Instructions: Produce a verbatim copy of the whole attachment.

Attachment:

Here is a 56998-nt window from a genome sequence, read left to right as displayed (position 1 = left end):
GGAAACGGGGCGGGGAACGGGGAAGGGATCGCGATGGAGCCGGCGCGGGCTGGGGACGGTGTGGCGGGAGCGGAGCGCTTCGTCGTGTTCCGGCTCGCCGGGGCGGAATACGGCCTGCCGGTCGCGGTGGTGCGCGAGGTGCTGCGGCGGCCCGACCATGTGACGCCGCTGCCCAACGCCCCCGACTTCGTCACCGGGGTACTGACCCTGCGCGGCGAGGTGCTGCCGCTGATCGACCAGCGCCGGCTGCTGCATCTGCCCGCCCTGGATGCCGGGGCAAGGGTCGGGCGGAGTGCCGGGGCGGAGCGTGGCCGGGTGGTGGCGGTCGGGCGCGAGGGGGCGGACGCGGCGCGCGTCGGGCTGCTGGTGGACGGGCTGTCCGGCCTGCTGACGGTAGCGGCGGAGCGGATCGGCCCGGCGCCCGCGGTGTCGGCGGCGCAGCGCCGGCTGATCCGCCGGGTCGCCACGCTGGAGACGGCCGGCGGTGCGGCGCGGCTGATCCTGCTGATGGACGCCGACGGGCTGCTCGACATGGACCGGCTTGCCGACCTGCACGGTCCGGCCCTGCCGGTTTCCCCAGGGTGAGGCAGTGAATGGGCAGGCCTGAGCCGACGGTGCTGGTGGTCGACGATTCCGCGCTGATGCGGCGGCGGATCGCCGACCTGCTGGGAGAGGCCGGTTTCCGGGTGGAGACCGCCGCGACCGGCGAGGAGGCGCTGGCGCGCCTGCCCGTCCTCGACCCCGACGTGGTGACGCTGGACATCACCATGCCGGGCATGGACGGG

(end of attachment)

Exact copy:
Here is a 56998-nt window from a genome sequence, read left to right as displayed (position 1 = left end):
GGAAACGGGGCGGGGAACGGGGAAGGGATCGCGATGGAGCCGGCGCGGGCTGGGGACGGTGTGGCGGGAGCGGAGCGCTTCGTCGTGTTCCGGCTCGCCGGGGCGGAATACGGCCTGCCGGTCGCGGTGGTGCGCGAGGTGCTGCGGCGGCCCGACCATGTGACGCCGCTGCCCAACGCCCCCGACTTCGTCACCGGGGTACTGACCCTGCGCGGCGAGGTGCTGCCGCTGATCGACCAGCGCCGGCTGCTGCATCTGCCCGCCCTGGATGCCGGGGCAAGGGTCGGGCGGAGTGCCGGGGCGGAGCGTGGCCGGGTGGTGGCGGTCGGGCGCGAGGGGGCGGACGCGGCGCGCGTCGGGCTGCTGGTGGACGGGCTGTCCGGCCTGCTGACGGTAGCGGCGGAGCGGATCGGCCCGGCGCCCGCGGTGTCGGCGGCGCAGCGCCGGCTGATCCGCCGGGTCGCCACGCTGGAGACGGCCGGCGGTGCGGCGCGGCTGATCCTGCTGATGGACGCCGACGGGCTGCTCGACATGGACCGGCTTGCCGACCTGCACGGTCCGGCCCTGCCGGTTTCCCCAGGGTGAGGCAGTGAATGGGCAGGCCTGAGCCGACGGTGCTGGTGGTCGACGATTCCGCGCTGATGCGGCGGCGGATCGCCGACCTGCTGGGAGAGGCCGGTTTCCGGGTGGAGACCGCCGCGACCGGCGAGGAGGCGCTGGCGCGCCTGCCCGTCCTCGACCCCGACGTGGTGACGCTGGACATCACCATGCCGGGCATGGACGGG